Nonprofit governance: Creating skin in the game for nonprofit managers

Nonprofit governance: Creating skin in the game for nonprofit managers

  |   Editorial Features

Creating a programmatic quality budget, which outlines the expected social impact of your nonprofit, will tie management performance to the most important thing of all: client outcomes.


Laura Hamilton, a sociology professor at University of California, Merced, published a paper in the American Sociological Review tying the academic performance of students to the percentage of the education paid for by their parents.


The result? Larger contributions from parents are linked to lower grades among students.


This got us thinking about the concept of having “skin in the game” – and how that might inform some of the persistent challenges we see in nonprofit management and governance.


On the for-profit side of things, skin in the game – your compensation being tied to your and the company’s performance – is a workplace staple. In addition to a base salary, executives are also compensated for meeting benchmarks – they could be specific to a certain company challenge, like reducing work-related injuries, or largely broad, like hitting certain company-wide growth goals.


We all remember the year Under Armour’s Kevin Plank stuck to his base salary of $26,000, collecting no bonus, because the Baltimore-based firm didn’t grow at the rate he expected.


In the for-profit sector, performance-based compensation is a staple: it is how we motivate managers and recruit the best talent for our executive teams.


In a nonprofit environment, applying a performance-based pay system is slightly less straightforward. Simply, there are multiple bottom lines.


Some of these bottom lines are fairly easy to measure, such as fundraising goals, and others are much more complex, like ensuring impact for the community served. All of these are competing for the attention of a nonprofit’s management team, and all are critically important. To the extent that nonprofit managers are evaluated and motivated to perform, it has historically been around the easily measurable goals.


We submit that this is a short-sighted approach.


As we’ve previously argued, nonprofit boards need to stop and create programmatic goals, each with measurable objectives, rather than focusing simply on fundraising. Like an audit committee dissects a nonprofit’s finances, we think nonprofit boards should develop programmatic quality committees to dissect the service provided by the organization. The members of such a committee would sit and pass judgment on the quality of the organization’s programs – based on goals developed without regard to fundraising considerations, and with impact for clients in mind. Many nonprofits would benefit from nonprofit bookkeeping services from experienced accounting firms to ensure that their economic affairs are all in order.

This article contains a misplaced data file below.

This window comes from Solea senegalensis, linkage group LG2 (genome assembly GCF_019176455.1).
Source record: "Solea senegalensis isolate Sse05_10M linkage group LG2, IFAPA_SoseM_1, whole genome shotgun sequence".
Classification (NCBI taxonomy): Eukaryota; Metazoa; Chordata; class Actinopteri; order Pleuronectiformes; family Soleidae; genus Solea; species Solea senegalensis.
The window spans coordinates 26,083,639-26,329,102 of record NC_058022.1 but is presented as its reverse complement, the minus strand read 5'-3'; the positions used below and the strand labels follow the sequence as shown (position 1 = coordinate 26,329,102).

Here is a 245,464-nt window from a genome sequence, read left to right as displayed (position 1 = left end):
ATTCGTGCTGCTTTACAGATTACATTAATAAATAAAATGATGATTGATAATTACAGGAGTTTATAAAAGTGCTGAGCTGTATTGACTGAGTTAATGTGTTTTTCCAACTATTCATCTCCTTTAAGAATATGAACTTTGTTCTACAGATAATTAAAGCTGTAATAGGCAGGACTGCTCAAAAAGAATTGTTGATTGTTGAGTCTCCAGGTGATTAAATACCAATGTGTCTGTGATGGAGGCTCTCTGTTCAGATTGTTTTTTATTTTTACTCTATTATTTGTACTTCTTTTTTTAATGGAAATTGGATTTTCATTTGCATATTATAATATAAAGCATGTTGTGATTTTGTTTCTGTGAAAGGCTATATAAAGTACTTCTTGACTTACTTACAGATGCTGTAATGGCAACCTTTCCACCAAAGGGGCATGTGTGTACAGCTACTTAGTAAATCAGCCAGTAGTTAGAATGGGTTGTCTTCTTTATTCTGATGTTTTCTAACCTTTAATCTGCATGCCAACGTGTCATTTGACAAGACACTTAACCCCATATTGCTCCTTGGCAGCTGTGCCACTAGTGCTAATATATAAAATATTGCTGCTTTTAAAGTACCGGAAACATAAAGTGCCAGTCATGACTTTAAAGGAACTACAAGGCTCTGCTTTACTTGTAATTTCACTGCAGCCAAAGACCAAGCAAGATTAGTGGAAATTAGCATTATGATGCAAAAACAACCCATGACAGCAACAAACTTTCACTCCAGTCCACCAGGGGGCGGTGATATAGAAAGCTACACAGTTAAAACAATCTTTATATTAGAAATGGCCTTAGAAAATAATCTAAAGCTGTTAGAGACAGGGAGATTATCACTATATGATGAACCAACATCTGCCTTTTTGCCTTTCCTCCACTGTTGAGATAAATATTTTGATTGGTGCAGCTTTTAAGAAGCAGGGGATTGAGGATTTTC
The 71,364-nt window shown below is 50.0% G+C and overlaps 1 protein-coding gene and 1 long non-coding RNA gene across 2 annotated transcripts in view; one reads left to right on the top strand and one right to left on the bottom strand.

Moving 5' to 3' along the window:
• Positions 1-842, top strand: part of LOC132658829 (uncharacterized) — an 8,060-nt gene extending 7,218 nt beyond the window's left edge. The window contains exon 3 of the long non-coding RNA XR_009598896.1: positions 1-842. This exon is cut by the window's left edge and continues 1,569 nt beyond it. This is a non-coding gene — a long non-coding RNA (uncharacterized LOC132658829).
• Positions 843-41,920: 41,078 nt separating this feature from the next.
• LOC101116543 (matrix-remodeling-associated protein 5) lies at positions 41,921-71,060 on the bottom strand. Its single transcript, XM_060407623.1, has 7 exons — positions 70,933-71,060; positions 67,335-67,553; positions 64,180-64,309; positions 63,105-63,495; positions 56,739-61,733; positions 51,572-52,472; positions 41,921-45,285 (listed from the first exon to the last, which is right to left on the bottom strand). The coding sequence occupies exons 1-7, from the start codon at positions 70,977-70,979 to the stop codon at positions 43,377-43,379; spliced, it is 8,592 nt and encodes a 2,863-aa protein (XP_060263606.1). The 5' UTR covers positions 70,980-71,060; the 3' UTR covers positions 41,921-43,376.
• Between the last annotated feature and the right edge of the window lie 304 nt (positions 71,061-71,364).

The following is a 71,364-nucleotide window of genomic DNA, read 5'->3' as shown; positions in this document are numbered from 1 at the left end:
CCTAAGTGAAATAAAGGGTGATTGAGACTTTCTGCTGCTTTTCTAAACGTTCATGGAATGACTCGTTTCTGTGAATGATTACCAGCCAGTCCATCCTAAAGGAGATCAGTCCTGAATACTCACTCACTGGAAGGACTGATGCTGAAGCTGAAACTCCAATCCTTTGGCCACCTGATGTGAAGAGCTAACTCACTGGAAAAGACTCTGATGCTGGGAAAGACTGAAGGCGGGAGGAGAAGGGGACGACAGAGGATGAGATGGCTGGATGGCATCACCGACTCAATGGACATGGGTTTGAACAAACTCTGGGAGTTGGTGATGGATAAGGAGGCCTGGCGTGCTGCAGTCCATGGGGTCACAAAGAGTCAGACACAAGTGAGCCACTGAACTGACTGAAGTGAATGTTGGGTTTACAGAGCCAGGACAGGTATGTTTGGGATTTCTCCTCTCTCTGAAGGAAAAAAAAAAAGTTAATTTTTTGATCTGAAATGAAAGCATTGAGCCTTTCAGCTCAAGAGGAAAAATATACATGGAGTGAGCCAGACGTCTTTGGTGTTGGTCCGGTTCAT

Fundraising shouldn’t lead programmatic decisions. In fact, we also submit that successfully developing and achieving programmatic goals is highly correlated with, and a predecessor for, fundraising success. Not the other way around.


Why? Through programmatic quality measurement, which involves in-depth analysis of the objectives and actions of an organization, a nonprofit can create a “skin in the game” relationship between its management team and better outcomes for its clients.


In this scenario, programmatic goals and objectives take on the form of a “programmatic quality budget” that lays out exactly what the social impact of an organization is expected to be. Through proactive data gathering and analysis, this impact can be measured and improved.


With measurement and improvement tied to the compensation of a nonprofit management team, we create an environment where managers can be rewarded. Not for raising the right dollar amount, but for achieving better outcomes for their clients.